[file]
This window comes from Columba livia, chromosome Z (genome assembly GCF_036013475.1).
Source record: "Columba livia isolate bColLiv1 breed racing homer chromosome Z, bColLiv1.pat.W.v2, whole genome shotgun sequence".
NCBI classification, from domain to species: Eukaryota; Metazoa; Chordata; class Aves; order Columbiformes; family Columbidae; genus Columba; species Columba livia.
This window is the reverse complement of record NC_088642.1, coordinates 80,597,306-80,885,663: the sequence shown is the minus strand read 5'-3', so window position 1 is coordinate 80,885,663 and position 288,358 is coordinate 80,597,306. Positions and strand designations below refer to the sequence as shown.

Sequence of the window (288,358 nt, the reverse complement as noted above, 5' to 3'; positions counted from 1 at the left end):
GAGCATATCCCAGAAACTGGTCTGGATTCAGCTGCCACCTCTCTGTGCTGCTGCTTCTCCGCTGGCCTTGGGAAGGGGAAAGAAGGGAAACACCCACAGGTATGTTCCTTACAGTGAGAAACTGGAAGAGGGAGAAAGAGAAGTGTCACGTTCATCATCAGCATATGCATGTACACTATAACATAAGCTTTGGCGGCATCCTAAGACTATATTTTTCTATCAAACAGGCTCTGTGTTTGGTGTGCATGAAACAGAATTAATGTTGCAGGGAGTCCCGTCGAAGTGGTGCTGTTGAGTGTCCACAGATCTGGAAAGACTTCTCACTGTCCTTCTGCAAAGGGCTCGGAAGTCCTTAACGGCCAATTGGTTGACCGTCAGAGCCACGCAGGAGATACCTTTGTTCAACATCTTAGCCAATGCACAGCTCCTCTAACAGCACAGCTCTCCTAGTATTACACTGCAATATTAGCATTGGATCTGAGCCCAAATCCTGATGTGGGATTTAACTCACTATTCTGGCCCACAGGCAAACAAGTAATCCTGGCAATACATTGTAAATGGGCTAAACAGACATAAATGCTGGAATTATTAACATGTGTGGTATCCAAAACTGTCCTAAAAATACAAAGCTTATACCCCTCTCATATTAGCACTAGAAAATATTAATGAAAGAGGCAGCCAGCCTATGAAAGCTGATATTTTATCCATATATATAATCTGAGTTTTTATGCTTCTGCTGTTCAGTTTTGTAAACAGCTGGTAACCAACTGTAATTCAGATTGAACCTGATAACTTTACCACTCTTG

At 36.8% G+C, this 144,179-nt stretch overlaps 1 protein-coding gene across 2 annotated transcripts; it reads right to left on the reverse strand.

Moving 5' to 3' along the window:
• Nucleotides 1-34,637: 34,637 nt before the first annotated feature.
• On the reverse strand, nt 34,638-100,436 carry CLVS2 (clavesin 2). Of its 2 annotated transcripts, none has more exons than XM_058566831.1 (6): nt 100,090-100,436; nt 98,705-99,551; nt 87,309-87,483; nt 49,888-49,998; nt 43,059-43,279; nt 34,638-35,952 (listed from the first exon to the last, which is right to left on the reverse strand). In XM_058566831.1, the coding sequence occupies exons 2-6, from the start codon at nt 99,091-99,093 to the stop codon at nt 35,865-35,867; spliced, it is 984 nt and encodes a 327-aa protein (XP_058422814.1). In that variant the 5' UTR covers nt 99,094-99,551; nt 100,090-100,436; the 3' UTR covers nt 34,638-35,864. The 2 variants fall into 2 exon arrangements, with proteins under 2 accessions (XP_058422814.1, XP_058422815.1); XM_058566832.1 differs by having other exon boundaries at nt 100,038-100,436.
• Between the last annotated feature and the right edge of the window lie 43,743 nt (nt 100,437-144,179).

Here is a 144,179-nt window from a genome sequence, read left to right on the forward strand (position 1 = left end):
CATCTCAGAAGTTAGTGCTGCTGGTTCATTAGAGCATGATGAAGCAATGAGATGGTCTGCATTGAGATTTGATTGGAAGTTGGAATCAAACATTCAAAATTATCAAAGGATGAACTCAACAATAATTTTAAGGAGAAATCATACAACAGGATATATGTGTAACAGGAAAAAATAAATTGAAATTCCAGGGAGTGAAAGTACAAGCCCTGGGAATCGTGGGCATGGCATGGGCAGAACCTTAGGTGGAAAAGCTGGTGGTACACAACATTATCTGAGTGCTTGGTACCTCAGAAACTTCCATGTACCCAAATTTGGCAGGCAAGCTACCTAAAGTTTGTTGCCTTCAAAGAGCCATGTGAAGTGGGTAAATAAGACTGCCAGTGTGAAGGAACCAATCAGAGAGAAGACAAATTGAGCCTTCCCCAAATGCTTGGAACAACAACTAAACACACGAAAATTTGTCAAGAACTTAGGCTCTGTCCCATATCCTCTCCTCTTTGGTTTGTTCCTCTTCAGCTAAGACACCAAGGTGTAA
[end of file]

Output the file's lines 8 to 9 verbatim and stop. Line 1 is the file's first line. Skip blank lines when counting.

Moving 5' to 3' along the window:
• Nucleotides 1-34,637: 34,637 nt before the first annotated feature.